Rampa, a multifunctional station on wheels from 1965, was inspired by the traditional florist’s display stands found on Italian town squares. On one side, the steps serve as a bookshelf with the four steps being covered with tempered glass plates, and a compartment in the lower large step, which is closed with a flap door. At the opposite side of Rampa, there are two visible compartments for storage as well as a larger flap that, when opened, acts as a writing desk, and reveals two more compartments, and six drawers. Thanks to the four castors, two of which has brakes, the object can easily be moved around or fixed.
”I have always desired to do the opposite. Not because I have an anarchic behaviour, but because I think the fundamental basis of design consists in thinking the opposite”. Italian designer Achille Castiglioni (1918-2002) had a passion for re-designing, re-inventing and re-conceptualizing. Traditional interior design objects would pass through his Milan based studio and end up perfected. He always aimed at enhancing and glorifying the value of the design. Through- out his career he worked to raise design to an ever-higher level of synthesis—stripping design down to the very core and eliminating everything superfluous. During his career Achille Castiglioni collaborated with many designers, among them Giancarlo Pozzi. Together they made Trio and Comodo in 1991.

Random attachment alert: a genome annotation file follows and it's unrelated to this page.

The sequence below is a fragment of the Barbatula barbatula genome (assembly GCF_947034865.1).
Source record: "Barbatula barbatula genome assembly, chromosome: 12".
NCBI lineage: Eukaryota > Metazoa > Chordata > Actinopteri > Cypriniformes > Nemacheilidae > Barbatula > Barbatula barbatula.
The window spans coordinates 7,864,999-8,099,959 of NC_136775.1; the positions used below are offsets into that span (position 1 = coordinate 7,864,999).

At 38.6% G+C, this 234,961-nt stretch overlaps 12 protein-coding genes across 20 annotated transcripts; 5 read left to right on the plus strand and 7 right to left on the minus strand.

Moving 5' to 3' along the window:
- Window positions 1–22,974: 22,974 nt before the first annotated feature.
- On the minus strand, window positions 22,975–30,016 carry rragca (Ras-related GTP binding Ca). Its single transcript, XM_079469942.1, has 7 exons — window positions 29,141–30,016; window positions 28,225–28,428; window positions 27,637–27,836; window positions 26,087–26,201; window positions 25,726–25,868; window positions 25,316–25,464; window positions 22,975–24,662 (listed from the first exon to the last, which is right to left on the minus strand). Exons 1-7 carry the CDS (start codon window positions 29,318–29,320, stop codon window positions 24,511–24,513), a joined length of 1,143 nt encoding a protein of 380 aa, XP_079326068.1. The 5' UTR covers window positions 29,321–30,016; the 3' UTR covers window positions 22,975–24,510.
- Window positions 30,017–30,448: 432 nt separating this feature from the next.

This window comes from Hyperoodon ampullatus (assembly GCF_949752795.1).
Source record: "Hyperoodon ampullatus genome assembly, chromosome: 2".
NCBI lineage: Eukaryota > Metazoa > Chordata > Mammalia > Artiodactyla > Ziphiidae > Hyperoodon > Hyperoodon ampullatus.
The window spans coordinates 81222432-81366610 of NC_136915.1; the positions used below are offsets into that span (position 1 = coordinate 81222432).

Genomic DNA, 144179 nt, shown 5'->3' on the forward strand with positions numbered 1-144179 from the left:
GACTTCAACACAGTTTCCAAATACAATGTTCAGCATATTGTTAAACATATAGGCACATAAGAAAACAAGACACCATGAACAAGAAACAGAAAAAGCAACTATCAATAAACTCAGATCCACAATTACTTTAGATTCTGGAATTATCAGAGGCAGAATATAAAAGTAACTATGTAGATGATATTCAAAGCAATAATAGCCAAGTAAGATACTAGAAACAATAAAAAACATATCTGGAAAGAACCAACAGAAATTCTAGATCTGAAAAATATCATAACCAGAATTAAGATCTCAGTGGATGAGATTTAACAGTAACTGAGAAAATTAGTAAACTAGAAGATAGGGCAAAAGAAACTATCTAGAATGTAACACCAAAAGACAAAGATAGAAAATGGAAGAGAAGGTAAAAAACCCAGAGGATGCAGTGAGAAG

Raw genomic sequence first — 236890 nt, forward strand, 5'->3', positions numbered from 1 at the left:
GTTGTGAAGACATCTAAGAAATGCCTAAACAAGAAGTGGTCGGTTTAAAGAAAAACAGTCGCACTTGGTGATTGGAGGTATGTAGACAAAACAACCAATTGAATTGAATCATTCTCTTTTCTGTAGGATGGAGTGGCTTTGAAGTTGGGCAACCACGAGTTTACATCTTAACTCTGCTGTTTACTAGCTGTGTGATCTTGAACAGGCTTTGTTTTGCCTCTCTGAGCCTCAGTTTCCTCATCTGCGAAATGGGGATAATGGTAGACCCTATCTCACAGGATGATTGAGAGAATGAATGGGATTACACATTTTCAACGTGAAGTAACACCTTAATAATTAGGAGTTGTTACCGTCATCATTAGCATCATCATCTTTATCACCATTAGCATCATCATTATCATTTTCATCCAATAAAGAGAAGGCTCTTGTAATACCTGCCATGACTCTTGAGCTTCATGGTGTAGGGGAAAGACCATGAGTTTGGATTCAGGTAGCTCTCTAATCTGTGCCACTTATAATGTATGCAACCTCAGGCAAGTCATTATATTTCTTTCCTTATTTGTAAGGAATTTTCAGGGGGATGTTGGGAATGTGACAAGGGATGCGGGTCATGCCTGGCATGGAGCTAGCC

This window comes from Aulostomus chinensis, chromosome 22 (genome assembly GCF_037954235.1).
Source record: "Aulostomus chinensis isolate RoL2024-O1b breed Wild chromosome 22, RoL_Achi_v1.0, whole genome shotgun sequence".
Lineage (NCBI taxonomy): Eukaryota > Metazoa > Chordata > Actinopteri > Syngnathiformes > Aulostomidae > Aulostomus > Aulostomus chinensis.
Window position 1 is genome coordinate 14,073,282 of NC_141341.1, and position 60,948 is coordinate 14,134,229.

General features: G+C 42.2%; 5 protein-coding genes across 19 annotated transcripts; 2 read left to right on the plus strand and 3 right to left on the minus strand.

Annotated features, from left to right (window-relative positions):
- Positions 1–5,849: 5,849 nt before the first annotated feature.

Pier Giacomo Castiglioni
The Italian designer and architect Pier Giacomo Castiglioni is the second of the three Castiglioni brothers. Like his brothers, Pier Giacomo Castiglioni studied architecture at Milan Polytechnic. In 1938 Pier Giacomo Castiglioni and his elder brother, Livio, founded a practice in Milan, which the youngest brother, Achille, joined in 1944. All three Castiglioni brothers were interested in both technology and art. Pier Giacomo Castiglioni is regarded as the intellectual equal of his brother Achille. Until his untimely death in 1968, Pier Giacomo collaborated with Achille on numerous objects. The Castiglioni brothers exerted a strong influence on the younger generation of Italian designers. Pier Giacomo Castiglioni taught design at Milan Polytechnic from 1946 until his death.
D (when closed): 80cm
D (desk): 40cm
Oak, oak veneer
Oiled smoked oak or oiled oak with smoked oak details